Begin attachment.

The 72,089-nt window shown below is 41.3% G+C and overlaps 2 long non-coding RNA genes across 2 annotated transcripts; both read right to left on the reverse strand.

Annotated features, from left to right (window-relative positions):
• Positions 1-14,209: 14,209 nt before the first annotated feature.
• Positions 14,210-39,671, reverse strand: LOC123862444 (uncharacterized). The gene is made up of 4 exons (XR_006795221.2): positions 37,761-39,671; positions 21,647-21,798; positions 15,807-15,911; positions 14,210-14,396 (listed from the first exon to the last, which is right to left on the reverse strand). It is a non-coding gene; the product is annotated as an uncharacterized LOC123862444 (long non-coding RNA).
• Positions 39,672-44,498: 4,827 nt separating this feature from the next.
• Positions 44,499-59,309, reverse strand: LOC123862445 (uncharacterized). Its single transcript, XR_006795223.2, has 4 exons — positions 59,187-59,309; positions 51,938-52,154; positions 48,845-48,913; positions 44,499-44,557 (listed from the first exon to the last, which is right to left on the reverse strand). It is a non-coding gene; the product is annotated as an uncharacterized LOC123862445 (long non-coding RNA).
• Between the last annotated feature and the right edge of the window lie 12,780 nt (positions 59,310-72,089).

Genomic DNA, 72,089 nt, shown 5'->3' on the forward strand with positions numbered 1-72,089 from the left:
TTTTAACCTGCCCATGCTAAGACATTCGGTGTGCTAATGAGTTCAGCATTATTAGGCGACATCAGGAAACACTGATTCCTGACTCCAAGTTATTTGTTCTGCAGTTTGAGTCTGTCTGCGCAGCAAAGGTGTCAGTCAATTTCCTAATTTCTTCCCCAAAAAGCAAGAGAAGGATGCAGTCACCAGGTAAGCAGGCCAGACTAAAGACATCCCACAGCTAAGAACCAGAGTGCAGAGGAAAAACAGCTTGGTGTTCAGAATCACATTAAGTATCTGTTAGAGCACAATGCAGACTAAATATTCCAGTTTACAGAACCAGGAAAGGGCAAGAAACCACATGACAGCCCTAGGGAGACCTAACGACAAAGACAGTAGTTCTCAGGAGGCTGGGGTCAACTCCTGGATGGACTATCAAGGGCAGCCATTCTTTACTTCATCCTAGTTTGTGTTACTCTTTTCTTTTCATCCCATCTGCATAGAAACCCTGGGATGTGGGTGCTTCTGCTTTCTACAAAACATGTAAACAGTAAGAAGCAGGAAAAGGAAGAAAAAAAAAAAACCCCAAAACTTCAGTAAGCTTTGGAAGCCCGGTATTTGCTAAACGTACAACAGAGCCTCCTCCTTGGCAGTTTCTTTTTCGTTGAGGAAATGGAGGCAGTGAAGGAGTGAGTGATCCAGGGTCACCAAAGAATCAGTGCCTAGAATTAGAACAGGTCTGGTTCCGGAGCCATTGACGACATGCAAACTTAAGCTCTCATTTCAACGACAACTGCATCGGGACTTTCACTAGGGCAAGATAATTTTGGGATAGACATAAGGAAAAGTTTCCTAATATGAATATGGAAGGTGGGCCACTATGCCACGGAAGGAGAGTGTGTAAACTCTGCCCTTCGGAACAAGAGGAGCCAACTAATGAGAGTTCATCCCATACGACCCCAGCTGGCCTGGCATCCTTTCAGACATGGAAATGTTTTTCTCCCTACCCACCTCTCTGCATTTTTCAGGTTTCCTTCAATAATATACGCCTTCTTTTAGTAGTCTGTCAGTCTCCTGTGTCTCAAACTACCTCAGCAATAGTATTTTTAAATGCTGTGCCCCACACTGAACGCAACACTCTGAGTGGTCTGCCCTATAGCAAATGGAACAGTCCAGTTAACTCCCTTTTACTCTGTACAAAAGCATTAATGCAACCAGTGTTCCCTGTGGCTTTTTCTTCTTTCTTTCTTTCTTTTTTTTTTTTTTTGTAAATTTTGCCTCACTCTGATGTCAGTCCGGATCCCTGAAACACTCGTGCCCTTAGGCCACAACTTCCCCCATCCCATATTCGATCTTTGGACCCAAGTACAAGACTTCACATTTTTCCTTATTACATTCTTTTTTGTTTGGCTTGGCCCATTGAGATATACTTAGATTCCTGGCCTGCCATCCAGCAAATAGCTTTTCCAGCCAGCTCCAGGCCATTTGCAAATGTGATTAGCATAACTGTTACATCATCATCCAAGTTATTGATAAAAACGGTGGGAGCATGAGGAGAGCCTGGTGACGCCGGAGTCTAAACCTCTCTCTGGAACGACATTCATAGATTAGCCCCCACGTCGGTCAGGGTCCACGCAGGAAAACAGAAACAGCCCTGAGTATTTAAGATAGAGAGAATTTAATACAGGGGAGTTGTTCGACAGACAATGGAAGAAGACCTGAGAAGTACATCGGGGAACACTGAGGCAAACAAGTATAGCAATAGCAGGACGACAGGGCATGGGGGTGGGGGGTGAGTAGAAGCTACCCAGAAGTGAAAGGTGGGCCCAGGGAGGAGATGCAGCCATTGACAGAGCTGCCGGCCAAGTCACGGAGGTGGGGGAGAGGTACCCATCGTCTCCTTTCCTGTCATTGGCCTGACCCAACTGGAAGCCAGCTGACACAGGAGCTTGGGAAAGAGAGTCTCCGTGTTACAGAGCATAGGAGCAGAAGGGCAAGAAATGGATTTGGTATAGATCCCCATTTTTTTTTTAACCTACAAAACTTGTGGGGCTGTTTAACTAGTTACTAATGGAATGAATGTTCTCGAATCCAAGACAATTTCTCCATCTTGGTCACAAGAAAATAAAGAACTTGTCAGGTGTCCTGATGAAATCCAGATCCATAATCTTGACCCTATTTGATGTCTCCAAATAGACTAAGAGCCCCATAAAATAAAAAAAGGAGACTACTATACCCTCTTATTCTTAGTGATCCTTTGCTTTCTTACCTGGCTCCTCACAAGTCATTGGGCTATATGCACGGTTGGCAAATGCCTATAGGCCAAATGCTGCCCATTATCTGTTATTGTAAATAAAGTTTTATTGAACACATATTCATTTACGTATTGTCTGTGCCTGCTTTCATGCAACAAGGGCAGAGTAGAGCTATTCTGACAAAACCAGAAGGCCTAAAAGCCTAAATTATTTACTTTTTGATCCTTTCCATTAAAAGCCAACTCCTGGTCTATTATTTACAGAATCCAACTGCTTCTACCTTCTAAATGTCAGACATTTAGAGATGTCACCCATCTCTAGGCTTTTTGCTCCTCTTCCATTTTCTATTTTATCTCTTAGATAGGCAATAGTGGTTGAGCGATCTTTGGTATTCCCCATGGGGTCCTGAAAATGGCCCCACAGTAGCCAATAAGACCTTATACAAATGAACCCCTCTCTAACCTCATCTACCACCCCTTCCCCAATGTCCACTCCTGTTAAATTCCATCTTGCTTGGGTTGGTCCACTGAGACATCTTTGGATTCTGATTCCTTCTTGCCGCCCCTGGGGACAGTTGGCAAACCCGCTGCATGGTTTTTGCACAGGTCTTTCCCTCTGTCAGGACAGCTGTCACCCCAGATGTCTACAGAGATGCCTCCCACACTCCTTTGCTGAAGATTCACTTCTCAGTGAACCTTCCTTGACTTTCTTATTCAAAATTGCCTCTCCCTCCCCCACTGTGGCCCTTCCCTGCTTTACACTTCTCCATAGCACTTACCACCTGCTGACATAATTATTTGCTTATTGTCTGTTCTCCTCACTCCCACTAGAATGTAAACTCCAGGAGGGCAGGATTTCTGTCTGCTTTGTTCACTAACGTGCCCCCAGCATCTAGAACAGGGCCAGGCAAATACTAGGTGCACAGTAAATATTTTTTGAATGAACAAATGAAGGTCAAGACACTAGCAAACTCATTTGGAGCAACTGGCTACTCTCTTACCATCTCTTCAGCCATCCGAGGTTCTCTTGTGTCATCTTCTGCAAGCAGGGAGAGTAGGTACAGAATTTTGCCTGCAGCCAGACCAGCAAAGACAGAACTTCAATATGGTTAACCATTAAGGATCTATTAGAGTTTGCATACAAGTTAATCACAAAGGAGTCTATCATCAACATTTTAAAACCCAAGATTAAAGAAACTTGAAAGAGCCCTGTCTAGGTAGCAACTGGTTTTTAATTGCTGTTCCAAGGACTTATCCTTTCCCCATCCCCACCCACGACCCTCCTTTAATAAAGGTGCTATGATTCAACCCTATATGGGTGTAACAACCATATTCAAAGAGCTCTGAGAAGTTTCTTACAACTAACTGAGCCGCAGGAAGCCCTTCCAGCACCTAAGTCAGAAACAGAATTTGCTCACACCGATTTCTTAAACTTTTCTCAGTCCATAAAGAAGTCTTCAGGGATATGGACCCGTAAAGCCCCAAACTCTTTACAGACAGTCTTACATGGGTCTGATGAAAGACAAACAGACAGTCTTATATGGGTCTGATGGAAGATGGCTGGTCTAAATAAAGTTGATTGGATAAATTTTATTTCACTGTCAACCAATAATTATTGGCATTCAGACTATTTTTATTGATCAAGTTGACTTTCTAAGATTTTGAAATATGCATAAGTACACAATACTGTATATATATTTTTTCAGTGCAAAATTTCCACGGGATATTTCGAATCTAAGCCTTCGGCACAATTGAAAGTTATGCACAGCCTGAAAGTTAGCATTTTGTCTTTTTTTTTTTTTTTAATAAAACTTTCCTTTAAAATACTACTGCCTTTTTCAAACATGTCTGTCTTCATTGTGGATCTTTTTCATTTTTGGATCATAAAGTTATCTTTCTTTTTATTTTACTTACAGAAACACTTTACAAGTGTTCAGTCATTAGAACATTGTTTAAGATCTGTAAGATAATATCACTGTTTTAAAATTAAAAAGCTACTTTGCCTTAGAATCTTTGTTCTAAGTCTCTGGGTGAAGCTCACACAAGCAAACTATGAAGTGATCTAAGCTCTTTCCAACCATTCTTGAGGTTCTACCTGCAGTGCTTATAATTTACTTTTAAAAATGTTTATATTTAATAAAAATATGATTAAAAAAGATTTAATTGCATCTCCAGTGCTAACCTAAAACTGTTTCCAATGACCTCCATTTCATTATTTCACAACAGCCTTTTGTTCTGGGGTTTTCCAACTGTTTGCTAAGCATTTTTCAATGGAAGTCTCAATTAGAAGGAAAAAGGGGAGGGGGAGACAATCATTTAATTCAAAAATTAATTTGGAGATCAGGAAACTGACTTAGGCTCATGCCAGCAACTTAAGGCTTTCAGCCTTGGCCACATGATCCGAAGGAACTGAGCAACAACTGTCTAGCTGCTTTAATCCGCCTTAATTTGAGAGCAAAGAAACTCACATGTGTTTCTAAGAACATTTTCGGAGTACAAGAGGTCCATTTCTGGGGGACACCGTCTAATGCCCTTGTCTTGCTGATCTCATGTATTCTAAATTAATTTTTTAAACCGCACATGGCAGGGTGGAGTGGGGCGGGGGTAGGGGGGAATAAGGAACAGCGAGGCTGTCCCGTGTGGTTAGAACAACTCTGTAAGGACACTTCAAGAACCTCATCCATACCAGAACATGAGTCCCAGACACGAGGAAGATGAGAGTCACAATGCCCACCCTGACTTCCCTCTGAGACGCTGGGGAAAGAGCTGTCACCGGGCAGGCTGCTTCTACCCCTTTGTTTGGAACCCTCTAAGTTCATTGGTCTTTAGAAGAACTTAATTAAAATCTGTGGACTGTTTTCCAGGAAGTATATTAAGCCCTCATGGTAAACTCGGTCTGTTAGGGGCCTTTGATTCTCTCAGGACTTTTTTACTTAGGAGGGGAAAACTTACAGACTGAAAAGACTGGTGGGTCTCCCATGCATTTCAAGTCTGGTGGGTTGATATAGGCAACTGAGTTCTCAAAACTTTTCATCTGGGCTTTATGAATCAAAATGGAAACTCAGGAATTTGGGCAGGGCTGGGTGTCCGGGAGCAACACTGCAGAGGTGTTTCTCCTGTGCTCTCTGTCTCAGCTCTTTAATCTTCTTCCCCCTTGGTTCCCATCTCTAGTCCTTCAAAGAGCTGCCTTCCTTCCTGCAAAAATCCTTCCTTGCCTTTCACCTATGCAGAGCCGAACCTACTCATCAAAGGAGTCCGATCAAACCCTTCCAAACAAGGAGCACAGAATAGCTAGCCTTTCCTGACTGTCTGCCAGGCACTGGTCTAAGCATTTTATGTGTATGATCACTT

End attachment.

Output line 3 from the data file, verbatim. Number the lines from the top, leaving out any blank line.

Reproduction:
• Positions 1-14,209: 14,209 nt before the first annotated feature.